This library implements the Noise protocol.
Import the modules for the kind of handshake you'd like to use.
For example, if you want to use
Noise_IK_25519_AESGCM_SHA256, your imports would be:
import Control.Lens import Crypto.Noise import Crypto.Noise.Cipher.AESGCM import Crypto.Noise.DH import Crypto.Noise.DH.Curve25519 import Crypto.Noise.Hash.SHA256 import Crypto.Noise.HandshakePatterns (noiseIK)
Set the handshake parameters.
Select a handshake pattern to use. Patterns are defined in the
Crypto.Noise.HandshakePatternsmodule. Ensure that you provide the keys which are required by the handshake pattern you choose. For example, the
Noise_IKpattern requires that the initiator provides a local static key and a remote static key, while the responder is only responsible for a local static key. You can use
defaultHandshakeOptsto return a default set of options in which the prologue is an empty string, PSKs are disabled, and all keys are set to
Nothing. You must set the local ephemeral key for all handshake patterns, and it should never be reused.
Functions for manipulating DH keys can be found in the
-- Initiator local_ephemeral_key <- dhGenKey :: IO (KeyPair Curve25519) let dho = defaultHandshakeOpts noiseIK InitiatorRole :: HandshakeOpts Curve25519 iho = dho & hoPrologue .~ "prologue" & hoPreSharedKey .~ Just pre_shared_key & hoLocalStatic .~ Just local_static_key & hoLocalEphemeral .~ Just local_ephemeral_key & hoRemoteStatic .~ Just remote_static_key -- communicated out-of-band -- Responder local_ephemeral_key <- dhGenKey :: IO (KeyPair Curve25519) let dho = defaultHandshakeOpts noiseIK ResponderRole :: HandshakeOpts Curve25519 rho = dho & hoPrologue .~ "prologue" & hoPreSharedKey .~ Just pre_shared_key & hoLocalStatic .~ Just local_static_key & hoLocalEphemeral .~ Just local_ephemeral_key
Create the Noise state.
-- Initiator let ins = noiseState iho :: NoiseState AESGCM Curve25519 SHA256 -- Responder let rns = noiseState rho :: NoiseState AESGCM Curve25519 SHA256
Send and receive messages.
-- Initiator let writeResult = writeMessage ins "They must find it difficult -- those who have taken authority as the truth, rather than truth as the authority." (ciphertext, ins') = either (error "something terrible happened") id writeResult -- Responder let readResult = readMessage rns ciphertext (plaintext, rns') = either (error "something terrible happened") id readResult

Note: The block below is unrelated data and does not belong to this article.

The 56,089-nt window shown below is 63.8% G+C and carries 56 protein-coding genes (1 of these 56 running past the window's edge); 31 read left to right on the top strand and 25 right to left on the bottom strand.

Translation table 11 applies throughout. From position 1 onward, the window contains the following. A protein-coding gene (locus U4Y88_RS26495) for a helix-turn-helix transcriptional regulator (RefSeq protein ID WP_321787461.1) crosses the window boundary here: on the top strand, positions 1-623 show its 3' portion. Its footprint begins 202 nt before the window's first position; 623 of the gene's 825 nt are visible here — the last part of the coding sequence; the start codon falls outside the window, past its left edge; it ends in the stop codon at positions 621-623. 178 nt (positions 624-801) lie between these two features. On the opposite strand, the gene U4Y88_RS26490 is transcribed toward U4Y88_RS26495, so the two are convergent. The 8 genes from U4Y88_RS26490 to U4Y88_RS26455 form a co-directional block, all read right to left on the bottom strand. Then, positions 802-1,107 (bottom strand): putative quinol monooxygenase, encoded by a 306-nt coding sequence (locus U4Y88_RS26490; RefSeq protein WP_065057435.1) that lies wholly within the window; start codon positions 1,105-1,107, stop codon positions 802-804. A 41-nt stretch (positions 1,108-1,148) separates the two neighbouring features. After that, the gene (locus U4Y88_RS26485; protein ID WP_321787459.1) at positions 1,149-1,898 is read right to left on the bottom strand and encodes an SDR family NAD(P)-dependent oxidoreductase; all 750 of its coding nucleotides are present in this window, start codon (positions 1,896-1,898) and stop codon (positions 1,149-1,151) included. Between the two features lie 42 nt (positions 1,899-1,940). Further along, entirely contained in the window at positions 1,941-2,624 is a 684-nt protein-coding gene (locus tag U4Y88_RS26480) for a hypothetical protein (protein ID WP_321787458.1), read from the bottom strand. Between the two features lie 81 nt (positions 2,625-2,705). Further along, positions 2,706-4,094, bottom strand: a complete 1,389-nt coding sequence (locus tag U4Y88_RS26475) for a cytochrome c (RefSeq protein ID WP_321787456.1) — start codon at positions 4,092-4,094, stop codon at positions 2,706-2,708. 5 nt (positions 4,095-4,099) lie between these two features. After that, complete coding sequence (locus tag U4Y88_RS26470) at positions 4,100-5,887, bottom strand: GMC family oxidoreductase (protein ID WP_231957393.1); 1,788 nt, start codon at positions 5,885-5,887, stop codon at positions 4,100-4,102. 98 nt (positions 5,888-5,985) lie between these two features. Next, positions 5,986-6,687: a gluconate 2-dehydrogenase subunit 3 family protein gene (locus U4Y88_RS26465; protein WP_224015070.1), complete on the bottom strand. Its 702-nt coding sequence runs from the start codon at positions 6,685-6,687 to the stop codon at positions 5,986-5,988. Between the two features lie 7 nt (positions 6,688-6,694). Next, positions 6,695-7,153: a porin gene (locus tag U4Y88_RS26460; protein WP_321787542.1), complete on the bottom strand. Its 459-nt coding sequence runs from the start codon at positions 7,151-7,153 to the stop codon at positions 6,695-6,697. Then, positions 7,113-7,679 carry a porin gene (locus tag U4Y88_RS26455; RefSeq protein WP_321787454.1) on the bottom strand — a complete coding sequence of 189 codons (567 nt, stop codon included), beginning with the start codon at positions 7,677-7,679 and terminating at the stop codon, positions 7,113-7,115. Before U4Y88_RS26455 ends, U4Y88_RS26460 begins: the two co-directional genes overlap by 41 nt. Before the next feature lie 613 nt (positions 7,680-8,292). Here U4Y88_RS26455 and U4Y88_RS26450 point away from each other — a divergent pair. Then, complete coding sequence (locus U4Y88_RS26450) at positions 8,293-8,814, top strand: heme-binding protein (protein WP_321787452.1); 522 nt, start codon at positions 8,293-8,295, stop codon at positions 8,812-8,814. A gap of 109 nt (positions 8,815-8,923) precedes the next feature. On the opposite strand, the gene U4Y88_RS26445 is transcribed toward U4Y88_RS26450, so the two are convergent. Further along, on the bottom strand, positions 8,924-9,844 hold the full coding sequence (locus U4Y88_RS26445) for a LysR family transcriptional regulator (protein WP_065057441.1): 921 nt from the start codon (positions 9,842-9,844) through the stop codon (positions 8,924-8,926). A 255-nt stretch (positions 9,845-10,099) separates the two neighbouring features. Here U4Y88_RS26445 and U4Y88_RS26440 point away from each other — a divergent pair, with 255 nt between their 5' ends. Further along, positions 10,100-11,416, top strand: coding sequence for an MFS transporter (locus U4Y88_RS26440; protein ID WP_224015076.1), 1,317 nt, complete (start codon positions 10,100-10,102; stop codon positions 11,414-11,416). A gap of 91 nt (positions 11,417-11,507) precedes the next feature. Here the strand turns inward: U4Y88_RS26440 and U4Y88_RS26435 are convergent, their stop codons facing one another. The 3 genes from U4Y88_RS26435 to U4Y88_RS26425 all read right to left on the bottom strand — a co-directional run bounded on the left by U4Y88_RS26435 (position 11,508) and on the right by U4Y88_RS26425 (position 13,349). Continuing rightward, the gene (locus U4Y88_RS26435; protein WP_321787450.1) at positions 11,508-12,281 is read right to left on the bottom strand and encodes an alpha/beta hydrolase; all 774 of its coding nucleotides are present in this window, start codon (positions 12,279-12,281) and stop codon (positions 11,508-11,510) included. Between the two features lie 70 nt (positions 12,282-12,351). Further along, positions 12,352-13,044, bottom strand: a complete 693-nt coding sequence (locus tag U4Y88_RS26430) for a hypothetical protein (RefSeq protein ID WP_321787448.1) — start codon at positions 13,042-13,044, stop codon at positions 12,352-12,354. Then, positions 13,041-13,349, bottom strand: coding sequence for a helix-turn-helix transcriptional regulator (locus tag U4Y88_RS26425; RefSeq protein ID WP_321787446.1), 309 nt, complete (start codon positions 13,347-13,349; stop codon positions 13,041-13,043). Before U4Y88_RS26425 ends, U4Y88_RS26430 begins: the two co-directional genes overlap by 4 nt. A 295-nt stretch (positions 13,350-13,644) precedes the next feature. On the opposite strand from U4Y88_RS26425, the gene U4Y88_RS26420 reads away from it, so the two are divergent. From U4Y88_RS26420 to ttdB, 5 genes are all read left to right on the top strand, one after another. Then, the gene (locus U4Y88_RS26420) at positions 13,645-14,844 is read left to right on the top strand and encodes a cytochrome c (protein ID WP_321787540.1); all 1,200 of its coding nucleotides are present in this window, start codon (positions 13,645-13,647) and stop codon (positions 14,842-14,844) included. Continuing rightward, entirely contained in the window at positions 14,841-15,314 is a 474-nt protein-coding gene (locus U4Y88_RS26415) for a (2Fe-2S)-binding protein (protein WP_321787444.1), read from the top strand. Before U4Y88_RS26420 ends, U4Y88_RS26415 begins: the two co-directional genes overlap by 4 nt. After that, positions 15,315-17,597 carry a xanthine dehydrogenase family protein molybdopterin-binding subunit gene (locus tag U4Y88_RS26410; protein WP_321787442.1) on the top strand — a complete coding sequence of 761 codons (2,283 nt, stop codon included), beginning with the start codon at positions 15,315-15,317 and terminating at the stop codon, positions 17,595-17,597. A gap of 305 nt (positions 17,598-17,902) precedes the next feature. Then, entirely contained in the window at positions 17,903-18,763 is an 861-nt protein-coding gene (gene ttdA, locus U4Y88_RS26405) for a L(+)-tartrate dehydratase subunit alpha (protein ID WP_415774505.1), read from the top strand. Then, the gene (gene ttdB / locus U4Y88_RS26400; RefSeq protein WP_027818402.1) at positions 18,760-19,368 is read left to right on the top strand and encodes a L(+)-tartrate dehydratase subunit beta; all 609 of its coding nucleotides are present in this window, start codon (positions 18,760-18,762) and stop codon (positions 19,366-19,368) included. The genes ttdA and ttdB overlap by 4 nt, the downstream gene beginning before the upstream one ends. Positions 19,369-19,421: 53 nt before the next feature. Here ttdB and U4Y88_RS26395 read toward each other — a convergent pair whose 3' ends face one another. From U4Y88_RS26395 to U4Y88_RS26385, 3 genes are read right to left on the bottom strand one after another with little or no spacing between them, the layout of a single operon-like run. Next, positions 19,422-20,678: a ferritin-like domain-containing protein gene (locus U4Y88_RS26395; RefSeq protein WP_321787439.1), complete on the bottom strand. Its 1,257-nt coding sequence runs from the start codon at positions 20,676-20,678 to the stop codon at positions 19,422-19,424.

Ensure that you never re-use a noise state to send more than one message.
Decrypted messages are stored internally as
ScrubbedBytesand will be wiped from memory when they are destroyed.
The following functions are found in
Crypto.Noise and can be helpful when designing an application which uses
remoteStaticKey-- For handshake patterns where the remote party's static key is transmitted, this function can be used to retrieve it. This allows for the creation of public key-based access-control lists.
Trueif the handshake is complete.
handshakeHash-- Retrieves the
hvalue associated with the conversation's SymmetricState. This value is intended to be used for channel binding. For example, the initiator might cryptographically sign this value as part of some higher-level authentication scheme. See section 9.4 of the protocol for details.
Test vectors can be generated and verified using the
vectors program. It accepts no arguments. When run,
it will check for the existence of
vectors/cacophony.txt within the current working directory. If it is not
found, it is generated. If it is found, it is verified. All files within the
vectors/ directory (regardless
of their name) are also verified.
The generated vectors are minified JSON. There is a small python script within the
tools/ directory that
formats the JSON-blob in to something more readable.
An echo-server and echo-client are located within the
examples/ directory. The binary protocol they use to
communicate is as follows:
C -> S: [psk byte] [pattern byte] [cipher byte] [dh byte] [hash byte] C -> S: [num message bytes (uint16 big endian)] [message] S -> C: [num message bytes (uint16 big endian)] [message] ...
message is any raw Noise handshake or message data.
The prologue is set to the 5 header bytes to prevent a MITM attack.
For these example programs, the server chooses the value of the PSK, and the client chooses whether or not to use a PSK-enabled handshake. Both the server and client expect the PSK file to be base64 encoded. One way to generate the PSK file is as follows:
head -c 32 /dev/random | base64 > psk
To include these examples in your build, pass the
-fbuild-examples flag to Cabal.